To forward-thinking business professionals, "hierarchy" might seem like a bad word. But really, traditional business hierarchies used to be everywhere. The CEO would sit in his corner office and send down mandates and updates from the top, often without knowing or communicating with employees. Information flowed down the chain until it reached the entry-level employees at the bottom. With a push towards flatter organizations and innovation, hierarchies these days seem to get a bad rap. But are they really as bad as they seem?

In short, it depends. There are two ways to look at a hierarchy: as a structure for the organization so everyone knows their place, or as a way for the business to operate with one-sided communication flowing from the top of the organization.

The Good

A hierarchy serves a great purpose in helping every employee in an organization see where they fit in the big picture of things. A hierarchical org chart is very easy to read and makes sense. Employees know exactly what they need to do to reach the next level and get a promotion, and seeing how everything fits together can facilitate collaboration and communication--if you want to talk to someone in marketing, all you have to do is find the department manager and reach out.

Hierarchies can be useful because as much as we don't like to admit it, most people perform better with some sense of structure. As much as many employees say they want a completely flat organization, most of the very successful organizations have at least some degree of a hierarchal system. One study even found that people could memorize pictures and names of random people when they were organized like a hierarchy.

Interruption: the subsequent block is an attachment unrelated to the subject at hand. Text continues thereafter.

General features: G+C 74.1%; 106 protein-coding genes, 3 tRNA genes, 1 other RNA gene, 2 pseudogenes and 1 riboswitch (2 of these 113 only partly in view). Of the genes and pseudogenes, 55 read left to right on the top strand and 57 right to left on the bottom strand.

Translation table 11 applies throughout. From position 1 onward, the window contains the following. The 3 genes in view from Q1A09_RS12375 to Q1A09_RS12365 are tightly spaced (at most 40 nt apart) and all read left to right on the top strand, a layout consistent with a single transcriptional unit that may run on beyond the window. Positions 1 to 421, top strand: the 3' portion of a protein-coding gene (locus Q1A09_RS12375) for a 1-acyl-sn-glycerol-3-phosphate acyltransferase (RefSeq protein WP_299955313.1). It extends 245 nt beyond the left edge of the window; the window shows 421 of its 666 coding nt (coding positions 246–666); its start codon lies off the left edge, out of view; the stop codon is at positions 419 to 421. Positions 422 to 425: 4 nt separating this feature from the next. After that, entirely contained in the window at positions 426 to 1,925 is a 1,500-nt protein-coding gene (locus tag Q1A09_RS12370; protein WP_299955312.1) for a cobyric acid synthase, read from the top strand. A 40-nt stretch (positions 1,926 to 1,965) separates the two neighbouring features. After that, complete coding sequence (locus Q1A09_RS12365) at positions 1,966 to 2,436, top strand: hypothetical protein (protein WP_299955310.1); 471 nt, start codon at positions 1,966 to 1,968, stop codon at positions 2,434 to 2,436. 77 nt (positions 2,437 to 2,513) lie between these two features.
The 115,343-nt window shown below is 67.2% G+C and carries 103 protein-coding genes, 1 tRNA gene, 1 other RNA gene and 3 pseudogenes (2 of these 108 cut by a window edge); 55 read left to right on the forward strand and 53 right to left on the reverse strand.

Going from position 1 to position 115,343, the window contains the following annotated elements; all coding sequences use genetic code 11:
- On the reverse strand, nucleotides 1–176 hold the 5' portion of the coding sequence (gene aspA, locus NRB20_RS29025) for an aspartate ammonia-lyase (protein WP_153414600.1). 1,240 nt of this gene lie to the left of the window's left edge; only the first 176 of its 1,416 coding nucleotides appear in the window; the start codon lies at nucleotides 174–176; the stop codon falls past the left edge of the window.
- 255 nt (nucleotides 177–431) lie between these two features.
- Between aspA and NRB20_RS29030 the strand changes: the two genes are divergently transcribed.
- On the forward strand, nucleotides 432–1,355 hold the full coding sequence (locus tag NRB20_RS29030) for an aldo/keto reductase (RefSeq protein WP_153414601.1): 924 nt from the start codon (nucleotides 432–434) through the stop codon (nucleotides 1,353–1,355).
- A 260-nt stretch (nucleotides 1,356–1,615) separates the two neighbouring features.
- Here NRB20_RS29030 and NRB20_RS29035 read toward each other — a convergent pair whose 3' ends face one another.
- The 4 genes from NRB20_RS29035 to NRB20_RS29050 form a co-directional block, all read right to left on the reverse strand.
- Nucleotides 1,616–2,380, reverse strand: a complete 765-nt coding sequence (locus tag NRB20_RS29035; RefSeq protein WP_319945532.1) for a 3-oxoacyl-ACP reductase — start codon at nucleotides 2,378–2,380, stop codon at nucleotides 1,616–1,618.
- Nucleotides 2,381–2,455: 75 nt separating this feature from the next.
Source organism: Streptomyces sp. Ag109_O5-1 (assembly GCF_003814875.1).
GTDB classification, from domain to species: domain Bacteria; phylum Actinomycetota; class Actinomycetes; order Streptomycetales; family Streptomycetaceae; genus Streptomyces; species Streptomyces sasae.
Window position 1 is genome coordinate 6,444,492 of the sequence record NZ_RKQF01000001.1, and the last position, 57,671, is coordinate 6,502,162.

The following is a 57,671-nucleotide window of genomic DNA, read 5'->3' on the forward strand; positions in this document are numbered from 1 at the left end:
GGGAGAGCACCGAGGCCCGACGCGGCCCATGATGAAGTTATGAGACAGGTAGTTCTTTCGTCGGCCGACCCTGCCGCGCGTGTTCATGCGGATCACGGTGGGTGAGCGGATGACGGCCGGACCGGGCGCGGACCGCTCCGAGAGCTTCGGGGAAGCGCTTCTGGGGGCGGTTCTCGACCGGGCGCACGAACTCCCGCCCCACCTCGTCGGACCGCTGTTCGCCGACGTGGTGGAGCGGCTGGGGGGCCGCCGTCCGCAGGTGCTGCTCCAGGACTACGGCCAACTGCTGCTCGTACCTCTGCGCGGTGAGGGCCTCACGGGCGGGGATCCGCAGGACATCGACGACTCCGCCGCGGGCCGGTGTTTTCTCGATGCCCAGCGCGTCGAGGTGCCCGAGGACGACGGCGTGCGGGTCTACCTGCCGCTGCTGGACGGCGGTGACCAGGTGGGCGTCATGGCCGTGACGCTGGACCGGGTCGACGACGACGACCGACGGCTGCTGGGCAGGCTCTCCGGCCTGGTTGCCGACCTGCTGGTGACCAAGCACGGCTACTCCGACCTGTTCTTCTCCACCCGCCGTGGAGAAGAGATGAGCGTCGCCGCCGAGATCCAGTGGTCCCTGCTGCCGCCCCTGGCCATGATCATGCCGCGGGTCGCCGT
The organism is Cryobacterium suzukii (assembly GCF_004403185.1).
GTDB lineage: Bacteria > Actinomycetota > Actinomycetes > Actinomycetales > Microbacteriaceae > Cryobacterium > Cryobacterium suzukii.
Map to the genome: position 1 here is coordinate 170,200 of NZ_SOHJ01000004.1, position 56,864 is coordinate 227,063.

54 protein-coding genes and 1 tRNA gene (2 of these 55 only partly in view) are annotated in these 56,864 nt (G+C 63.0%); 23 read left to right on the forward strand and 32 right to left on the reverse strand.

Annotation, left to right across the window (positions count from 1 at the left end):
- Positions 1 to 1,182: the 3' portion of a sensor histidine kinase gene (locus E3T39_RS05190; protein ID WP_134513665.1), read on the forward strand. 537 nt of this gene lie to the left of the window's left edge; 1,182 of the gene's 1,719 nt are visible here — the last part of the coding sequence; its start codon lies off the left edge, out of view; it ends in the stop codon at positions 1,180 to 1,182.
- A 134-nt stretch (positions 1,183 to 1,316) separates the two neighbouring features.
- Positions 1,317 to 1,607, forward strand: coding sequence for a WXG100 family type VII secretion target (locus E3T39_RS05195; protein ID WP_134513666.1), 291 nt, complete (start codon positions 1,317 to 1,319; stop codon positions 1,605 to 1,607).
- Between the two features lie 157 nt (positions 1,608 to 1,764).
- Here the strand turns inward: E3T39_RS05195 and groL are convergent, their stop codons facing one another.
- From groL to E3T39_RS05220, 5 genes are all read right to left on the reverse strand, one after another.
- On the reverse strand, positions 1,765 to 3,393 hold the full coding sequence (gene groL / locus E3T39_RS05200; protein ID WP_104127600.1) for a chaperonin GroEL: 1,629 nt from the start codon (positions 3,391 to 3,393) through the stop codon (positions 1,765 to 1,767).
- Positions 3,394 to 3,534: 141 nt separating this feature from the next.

The Bad

On the other side, hierarchies can be bad when the organization functions like a pyramid in the traditional hierarchal sense--mandates come from the top and no one questions them. Just because an organization's structure may look like a pyramid doesn't mean it has to work like one. A one-sided, top-down hierarchy can stifle the employee experience and leave workers with a lack of power and control over their situations.

The future of work is moving towards organizations where employees feel valued and have the tools they need to reach their potential. In a stagnant hierarchy, employees can't express their concerns and requests up the pyramid, so their voices are never heard. This can also stifle collaboration and communication between employees at different levels and in different areas.

The Solution

Perhaps the best solution is a "flatter" organization. Not quite as pyramid-shaped as a hierarchy and not as linear as a completely flat organization, a flatter organization has some sense of structure but still gives employees freedom to move, collaborate, and innovate. After all, even companies that claim to be completely flat have some sense of an unofficial hierarchy--it's part of human nature. Try putting a group of

people in a room together and some people naturally step up as leaders, creating an unofficial hierarchy.

A flatter organization takes out unnecessary layers and red tape, but still leaves a skeleton in place for organization and control. In a flatter organization, workers can collaborate and even each out to the CEO if needed. Many companies, including IBM, have had great success with flatter business plans.

The bottom line is that a hierarchy may not be as bad as we think it is--it just needs to be implemented correctly and for the right reasons. When a traditional hierarchy transforms to a flatter organization, everyone wins.